"That night the cap'n took us three, as well as the provisions we'd got out, on board his hull, where the 'commodations was consid'able better than they was on the half- sunk Mary Auguster. An' afore we turned in he took me aft an' had a talk with me as commandin' off'cer of my vessel. `That wreck o' yourn,' says he, `has got a vallyble cargo in it, which isn't sp'iled by bein' under water. Now, if you could get that cargo into port it would put a lot of money in your pocket, fur the owners couldn't git out of payin' you fur takin' charge of it an' havin' it brung in. Now I'll tell you what I'll do. I'll lie by you, an' I've got carpenters aboard that'll put your pumps in order, an' I'll set my men to work to pump out your vessel. An' then, when she's afloat all right, I'll go to work ag'in at my vessel--which I didn't s'pose there was any use o' doin', but whilst I was huntin' round amongst our cargo to-day I found that some of the machinery we carried might be worked up so's to take the place of what is broke in our engine. We've got a forge aboard, an' I believe we can make these pieces of machinery fit, an' git goin' ag'in. Then I'll tow you into Sydney, an' we'll divide the salvage money. I won't git nothin' fur savin' my vessel, coz that's my business, but you wasn't cap'n o' yourn, an' took charge of her a-purpose to save her, which is another thing.'
"I wasn't at all sure that I didn't take charge of the Mary Auguster to save myself an' not the vessel, but I didn't mention that, an' asked the cap'n how he expected to live all this time.
"`Oh, we kin git at your stores easy enough,' says he, when the water's pumped out.' `They'll be mostly sp'iled,' says I. `That don't matter' says he. `Men'll eat anything when they can't git nothin' else.' An' with that he left me to think it over.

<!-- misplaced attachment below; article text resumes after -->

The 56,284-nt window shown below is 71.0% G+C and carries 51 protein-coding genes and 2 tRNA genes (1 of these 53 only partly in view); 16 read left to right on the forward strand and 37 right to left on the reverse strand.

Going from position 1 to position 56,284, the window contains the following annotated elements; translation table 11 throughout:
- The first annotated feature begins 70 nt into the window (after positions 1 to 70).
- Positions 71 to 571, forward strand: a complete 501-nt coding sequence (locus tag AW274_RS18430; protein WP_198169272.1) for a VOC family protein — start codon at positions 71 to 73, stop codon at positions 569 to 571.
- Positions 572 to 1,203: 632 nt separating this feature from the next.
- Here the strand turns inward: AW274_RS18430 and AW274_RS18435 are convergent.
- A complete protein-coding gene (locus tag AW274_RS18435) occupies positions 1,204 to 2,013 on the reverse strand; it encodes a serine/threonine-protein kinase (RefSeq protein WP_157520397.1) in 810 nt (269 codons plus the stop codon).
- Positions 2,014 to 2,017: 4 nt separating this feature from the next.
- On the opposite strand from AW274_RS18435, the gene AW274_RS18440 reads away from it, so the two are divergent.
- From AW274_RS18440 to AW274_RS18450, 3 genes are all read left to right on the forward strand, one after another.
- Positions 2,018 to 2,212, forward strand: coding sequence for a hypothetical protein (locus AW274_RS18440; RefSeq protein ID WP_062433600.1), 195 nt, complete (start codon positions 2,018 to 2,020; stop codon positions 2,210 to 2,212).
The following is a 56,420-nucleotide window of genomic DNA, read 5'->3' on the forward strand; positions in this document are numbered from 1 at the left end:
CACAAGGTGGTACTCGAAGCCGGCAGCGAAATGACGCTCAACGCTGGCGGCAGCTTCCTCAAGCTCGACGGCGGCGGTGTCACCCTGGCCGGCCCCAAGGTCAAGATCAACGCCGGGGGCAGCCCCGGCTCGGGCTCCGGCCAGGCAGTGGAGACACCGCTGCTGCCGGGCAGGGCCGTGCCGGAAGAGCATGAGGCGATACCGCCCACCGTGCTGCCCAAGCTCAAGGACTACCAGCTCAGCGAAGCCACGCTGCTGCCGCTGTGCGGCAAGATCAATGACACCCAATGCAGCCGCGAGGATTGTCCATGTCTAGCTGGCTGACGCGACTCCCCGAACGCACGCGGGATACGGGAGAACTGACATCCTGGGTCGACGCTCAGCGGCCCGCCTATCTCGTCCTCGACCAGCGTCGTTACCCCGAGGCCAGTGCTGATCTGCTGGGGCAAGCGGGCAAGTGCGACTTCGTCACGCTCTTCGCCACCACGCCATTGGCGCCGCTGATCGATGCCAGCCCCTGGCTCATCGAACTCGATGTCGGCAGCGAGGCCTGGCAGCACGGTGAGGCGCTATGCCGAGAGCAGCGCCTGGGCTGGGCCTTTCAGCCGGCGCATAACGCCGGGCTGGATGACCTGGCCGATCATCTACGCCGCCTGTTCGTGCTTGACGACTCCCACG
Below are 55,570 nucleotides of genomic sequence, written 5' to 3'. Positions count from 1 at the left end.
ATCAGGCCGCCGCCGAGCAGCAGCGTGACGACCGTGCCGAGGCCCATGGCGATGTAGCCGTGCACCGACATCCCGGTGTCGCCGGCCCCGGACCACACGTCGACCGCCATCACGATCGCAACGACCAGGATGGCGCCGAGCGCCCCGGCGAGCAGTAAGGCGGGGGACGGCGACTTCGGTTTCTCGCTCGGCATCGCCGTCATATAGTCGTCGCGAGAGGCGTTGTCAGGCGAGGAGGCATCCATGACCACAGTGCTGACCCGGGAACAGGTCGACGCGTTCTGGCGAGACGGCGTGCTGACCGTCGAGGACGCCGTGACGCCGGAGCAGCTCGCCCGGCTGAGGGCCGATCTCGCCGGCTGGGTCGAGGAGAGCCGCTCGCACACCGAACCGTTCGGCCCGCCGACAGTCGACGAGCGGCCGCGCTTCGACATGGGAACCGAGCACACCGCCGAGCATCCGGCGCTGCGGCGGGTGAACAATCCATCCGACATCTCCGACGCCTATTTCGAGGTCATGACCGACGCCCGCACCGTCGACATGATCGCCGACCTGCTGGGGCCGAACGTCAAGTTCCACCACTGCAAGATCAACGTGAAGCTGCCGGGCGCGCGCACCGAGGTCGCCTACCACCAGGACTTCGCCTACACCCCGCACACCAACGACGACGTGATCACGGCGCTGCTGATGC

"I must say, young man, an' you kin b'lieve me if you know anything about sech things, that the idee of a pile of money was mighty temptin' to a feller like me, who had a girl at home ready to marry him, and who would like nothin' better'n to have a little house of his own, an' a little vessel of his own, an' give up the other side of the world altogether. But while I was goin' over all this in my mind, an' wonderin' if the cap'n ever could git us into port, along comes Andy Boyle, an' sits down beside me. `It drives me pretty nigh crazy,' says he, `to think that to-morrer's Christmas, an' we've got to feed on that sloppy stuff we fished out of our stores, an' not much of it, nuther, while there's all that roast turkey an' plum-puddin' an' mince-pie a- floatin' out there just afore our eyes, an' we can't have none of it.' `You hadn't oughter think so much about eatin', Andy,' says I,`but if I was talkin' about them things I wouldn't leave out canned peaches. By George! On a hot Christmas like this is goin' to be, I'd be the jolliest Jack on the ocean if I could git at that canned fruit.' `Well, there's a way,' says Andy, `that we might git some of 'em. A part of the cargo of this ship is stuff far blastin' rocks--ca'tridges, 'lectric bat'ries, an' that sort of thing; an' there's a man aboard who's goin' out to take charge of 'em. I've been talkin' to this bat'ry man, an' I've made up my mind it'll be easy enough to lower a little ca'tridge down among our cargo an' blow out a part of it.' `What 'u'd be the good of it,' says I, `blowed into chips?' `It might smash some,' says he, `but others would be only loosened, an' they'd float up to the top, where we could git 'em, specially them as was packed with pies, which must be pretty light.' `Git out, Andy,' says I, `with all that stuff!' An' he got out.